The 366 daily episodes in 2014 were chronological snapshots of earth history, beginning with the Precambrian in January and on to the Cenozoic in December. You can find them all in the index in the right sidebar. In 2015, the daily episodes for each month were assembled into monthly packages, and a few new episodes were posted. Now, the blog/podcast is on a weekly schedule with diverse topics, and the Facebook Page showcases photos on Mineral Monday and Fossil Friday. Thanks for your interest!

Monday, July 14, 2014

July 14. Insects

Based on the abundance of insects in the fossil record and analogies with modern settings, Pennsylvanian coal swamps teemed with insects and spiders. Many were delicately preserved in concretions in fine-grained sediments, like those at Mazon Creek we mentioned a few days ago. Even details such as wings and their veins are often preserved. The warm, moist climate in at least the tropical and sub-tropical Pennsylvanian world might have stimulated the evolution of insects, or it might have been more a co-evolution with the plants that dominated those swamps.  

Did the presence of insects as food promote the development of land life? Or did the pressure from evolving land predators stimulate the diversification of insects? Most likely, it was a combination of both and more. There is actually quite a gap in the fossil record between the first insects in the Devonian and the proliferation of insects in the Pennsylvanian, so their evolutionary history is not all that well known. Insects had evolved the ability to fly by Pennsylvanian time, but the details of that evolution are obscure.

Meganeura - Dragonfly photo by Hcrepin via Wikipedia under GDFL.

Pennsylvanian swamps had cockroaches four inches long, and the air buzzed with relatives of dragonflies with wingspreads of 25 inches or more. Gerarus was a bug with a wingspan of 10 centimeters – 4 inches – and a body covered with spikes.

It’s not certain why Pennsylvanian insects grew so large. A common idea is that there was more oxygen in the Pennsylvanian atmosphere, giving both more energy for growth and more lift to winged insects. There was more oxygen – possibly as much as 35% vs. today’s 21%, probably largely because of all the plants taking up carbon dioxide and giving off oxygen. But one problem with that is that gigantic insects survived and even became larger into the Permian, when oxygen levels were considerably lower than in the Pennsylvanian. It might have been that large insects were better able to manage oxygen usage than small ones.  It has also been suggested that the gigantism was a result of evolutionary pressure, an arms race, among competitors for food resources.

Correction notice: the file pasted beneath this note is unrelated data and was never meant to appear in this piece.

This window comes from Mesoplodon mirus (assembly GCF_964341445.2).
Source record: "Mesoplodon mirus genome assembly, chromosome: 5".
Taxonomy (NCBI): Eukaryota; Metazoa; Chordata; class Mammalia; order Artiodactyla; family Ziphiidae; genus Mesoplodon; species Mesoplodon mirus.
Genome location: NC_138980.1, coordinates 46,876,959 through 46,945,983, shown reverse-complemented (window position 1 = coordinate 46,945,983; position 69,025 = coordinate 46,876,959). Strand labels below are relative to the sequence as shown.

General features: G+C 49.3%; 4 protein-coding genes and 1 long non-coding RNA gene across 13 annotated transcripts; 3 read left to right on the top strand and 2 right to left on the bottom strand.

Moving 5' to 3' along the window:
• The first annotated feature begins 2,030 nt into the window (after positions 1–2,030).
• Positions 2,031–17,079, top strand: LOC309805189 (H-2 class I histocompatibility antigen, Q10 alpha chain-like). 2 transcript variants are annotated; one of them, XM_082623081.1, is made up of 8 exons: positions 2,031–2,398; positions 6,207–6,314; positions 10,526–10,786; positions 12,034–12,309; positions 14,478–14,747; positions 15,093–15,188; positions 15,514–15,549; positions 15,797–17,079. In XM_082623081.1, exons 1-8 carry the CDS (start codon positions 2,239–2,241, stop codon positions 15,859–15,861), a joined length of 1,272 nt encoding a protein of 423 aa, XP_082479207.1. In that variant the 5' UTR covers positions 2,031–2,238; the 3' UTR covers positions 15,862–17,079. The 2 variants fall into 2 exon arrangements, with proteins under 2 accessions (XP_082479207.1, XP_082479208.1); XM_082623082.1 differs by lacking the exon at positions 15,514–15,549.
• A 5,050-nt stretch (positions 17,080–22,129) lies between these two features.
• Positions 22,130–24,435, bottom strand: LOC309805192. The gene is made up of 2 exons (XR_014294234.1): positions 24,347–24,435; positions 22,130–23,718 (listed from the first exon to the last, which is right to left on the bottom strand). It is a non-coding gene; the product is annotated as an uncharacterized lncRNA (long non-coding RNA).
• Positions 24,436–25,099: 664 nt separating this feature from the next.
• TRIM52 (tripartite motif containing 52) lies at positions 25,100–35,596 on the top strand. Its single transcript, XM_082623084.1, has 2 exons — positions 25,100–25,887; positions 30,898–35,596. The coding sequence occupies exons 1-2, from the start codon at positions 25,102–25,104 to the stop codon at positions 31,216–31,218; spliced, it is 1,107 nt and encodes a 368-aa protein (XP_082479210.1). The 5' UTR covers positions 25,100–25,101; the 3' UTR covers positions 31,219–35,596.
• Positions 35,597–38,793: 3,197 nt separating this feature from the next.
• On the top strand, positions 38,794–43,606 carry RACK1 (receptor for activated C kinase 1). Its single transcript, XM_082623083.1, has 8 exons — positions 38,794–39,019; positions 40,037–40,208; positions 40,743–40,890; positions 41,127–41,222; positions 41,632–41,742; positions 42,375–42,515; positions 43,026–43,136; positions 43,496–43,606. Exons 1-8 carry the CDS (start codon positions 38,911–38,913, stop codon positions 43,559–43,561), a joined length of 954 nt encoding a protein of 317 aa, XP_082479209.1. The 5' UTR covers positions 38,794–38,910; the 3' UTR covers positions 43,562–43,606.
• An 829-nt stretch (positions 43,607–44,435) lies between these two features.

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Florence Bascomb was born July 14, 1862, in Williamstown, Massachusetts. She was educated at the University of Wisconsin and Johns Hopkins, where she earned her PhD in geology in 1893 – the second American woman to do so. She was the first woman hired as a professional by the U.S. Geological Survey, and she also established the geology department at Bryn Mawr College. Her research focused on the igneous and metamorphic rocks of the mid-Atlantic states, including both seminal field work and state-of-the-art petrographic analysis.

Today is also Woody Guthrie’s birthday.
—Richard I. Gibson

Insect fossils in Kansas 
Oxygen and giant insects 
Oxygen and giant insects – another view 

Dragonfly photo by Hcrepin via Wikipedia under GDFL.

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